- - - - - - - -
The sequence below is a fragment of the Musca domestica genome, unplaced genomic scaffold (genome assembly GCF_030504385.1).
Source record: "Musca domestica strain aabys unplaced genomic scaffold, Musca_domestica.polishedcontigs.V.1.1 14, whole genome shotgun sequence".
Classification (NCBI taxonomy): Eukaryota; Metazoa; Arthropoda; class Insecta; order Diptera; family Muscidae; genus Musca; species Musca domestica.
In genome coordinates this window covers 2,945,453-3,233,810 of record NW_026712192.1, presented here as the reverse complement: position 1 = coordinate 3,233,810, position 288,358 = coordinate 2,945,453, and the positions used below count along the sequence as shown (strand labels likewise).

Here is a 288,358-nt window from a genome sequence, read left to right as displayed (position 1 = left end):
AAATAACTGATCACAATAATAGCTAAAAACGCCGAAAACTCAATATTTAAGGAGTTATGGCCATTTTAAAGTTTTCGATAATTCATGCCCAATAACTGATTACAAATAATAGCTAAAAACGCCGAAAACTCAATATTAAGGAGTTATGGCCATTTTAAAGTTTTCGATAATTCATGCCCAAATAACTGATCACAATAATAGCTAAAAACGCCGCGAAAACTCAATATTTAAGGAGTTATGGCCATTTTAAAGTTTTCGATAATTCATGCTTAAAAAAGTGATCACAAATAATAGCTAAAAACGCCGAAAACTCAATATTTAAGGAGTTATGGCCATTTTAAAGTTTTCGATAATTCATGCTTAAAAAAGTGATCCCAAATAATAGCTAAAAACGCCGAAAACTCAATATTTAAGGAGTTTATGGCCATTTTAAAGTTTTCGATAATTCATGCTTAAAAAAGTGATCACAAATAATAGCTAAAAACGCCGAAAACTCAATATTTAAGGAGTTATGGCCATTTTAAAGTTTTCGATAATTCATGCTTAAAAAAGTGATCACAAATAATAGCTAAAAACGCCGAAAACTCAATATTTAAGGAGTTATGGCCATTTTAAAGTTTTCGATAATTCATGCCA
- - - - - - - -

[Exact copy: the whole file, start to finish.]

The sequence below is a fragment of the Musca domestica genome, unplaced genomic scaffold (genome assembly GCF_030504385.1).
Source record: "Musca domestica strain aabys unplaced genomic scaffold, Musca_domestica.polishedcontigs.V.1.1 14, whole genome shotgun sequence".
Classification (NCBI taxonomy): Eukaryota; Metazoa; Arthropoda; class Insecta; order Diptera; family Muscidae; genus Musca; species Musca domestica.
In genome coordinates this window covers 2,945,453-3,233,810 of record NW_026712192.1, presented here as the reverse complement: position 1 = coordinate 3,233,810, position 288,358 = coordinate 2,945,453, and the positions used below count along the sequence as shown (strand labels likewise).

Here is a 288,358-nt window from a genome sequence, read left to right as displayed (position 1 = left end):
AAATAACTGATCACAATAATAGCTAAAAACGCCGAAAACTCAATATTTAAGGAGTTATGGCCATTTTAAAGTTTTCGATAATTCATGCCCAATAACTGATTACAAATAATAGCTAAAAACGCCGAAAACTCAATATTAAGGAGTTATGGCCATTTTAAAGTTTTCGATAATTCATGCCCAAATAACTGATCACAATAATAGCTAAAAACGCCGCGAAAACTCAATATTTAAGGAGTTATGGCCATTTTAAAGTTTTCGATAATTCATGCTTAAAAAAGTGATCACAAATAATAGCTAAAAACGCCGAAAACTCAATATTTAAGGAGTTATGGCCATTTTAAAGTTTTCGATAATTCATGCTTAAAAAAGTGATCCCAAATAATAGCTAAAAACGCCGAAAACTCAATATTTAAGGAGTTTATGGCCATTTTAAAGTTTTCGATAATTCATGCTTAAAAAAGTGATCACAAATAATAGCTAAAAACGCCGAAAACTCAATATTTAAGGAGTTATGGCCATTTTAAAGTTTTCGATAATTCATGCTTAAAAAAGTGATCACAAATAATAGCTAAAAACGCCGAAAACTCAATATTTAAGGAGTTATGGCCATTTTAAAGTTTTCGATAATTCATGCCA